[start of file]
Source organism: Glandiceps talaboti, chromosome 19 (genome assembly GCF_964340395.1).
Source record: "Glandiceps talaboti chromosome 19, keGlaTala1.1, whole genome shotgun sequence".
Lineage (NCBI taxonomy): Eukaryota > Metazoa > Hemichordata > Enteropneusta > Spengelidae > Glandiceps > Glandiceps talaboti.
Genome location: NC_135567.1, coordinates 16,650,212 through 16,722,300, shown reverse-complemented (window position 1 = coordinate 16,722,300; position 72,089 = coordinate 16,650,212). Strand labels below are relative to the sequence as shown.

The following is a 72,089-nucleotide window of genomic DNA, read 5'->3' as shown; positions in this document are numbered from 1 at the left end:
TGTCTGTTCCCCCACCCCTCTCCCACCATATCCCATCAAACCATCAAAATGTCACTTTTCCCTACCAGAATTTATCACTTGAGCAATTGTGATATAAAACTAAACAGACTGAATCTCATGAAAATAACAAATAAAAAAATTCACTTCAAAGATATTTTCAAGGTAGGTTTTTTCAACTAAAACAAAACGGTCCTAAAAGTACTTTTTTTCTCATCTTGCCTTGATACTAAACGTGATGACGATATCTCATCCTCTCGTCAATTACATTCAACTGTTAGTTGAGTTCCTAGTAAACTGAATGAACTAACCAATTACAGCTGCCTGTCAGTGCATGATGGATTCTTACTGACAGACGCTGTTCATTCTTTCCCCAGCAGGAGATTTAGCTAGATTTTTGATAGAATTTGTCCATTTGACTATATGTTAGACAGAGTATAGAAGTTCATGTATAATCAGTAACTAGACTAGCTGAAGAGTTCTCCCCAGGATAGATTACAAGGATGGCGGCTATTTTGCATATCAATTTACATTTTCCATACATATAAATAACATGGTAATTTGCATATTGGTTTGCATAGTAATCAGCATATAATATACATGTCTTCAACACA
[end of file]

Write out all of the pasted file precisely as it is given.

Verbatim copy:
Source organism: Glandiceps talaboti, chromosome 19 (genome assembly GCF_964340395.1).
Source record: "Glandiceps talaboti chromosome 19, keGlaTala1.1, whole genome shotgun sequence".
Lineage (NCBI taxonomy): Eukaryota > Metazoa > Hemichordata > Enteropneusta > Spengelidae > Glandiceps > Glandiceps talaboti.
Genome location: NC_135567.1, coordinates 16,650,212 through 16,722,300, shown reverse-complemented (window position 1 = coordinate 16,722,300; position 72,089 = coordinate 16,650,212). Strand labels below are relative to the sequence as shown.

The following is a 72,089-nucleotide window of genomic DNA, read 5'->3' as shown; positions in this document are numbered from 1 at the left end:
TGTCTGTTCCCCCACCCCTCTCCCACCATATCCCATCAAACCATCAAAATGTCACTTTTCCCTACCAGAATTTATCACTTGAGCAATTGTGATATAAAACTAAACAGACTGAATCTCATGAAAATAACAAATAAAAAAATTCACTTCAAAGATATTTTCAAGGTAGGTTTTTTCAACTAAAACAAAACGGTCCTAAAAGTACTTTTTTTCTCATCTTGCCTTGATACTAAACGTGATGACGATATCTCATCCTCTCGTCAATTACATTCAACTGTTAGTTGAGTTCCTAGTAAACTGAATGAACTAACCAATTACAGCTGCCTGTCAGTGCATGATGGATTCTTACTGACAGACGCTGTTCATTCTTTCCCCAGCAGGAGATTTAGCTAGATTTTTGATAGAATTTGTCCATTTGACTATATGTTAGACAGAGTATAGAAGTTCATGTATAATCAGTAACTAGACTAGCTGAAGAGTTCTCCCCAGGATAGATTACAAGGATGGCGGCTATTTTGCATATCAATTTACATTTTCCATACATATAAATAACATGGTAATTTGCATATTGGTTTGCATAGTAATCAGCATATAATATACATGTCTTCAACACA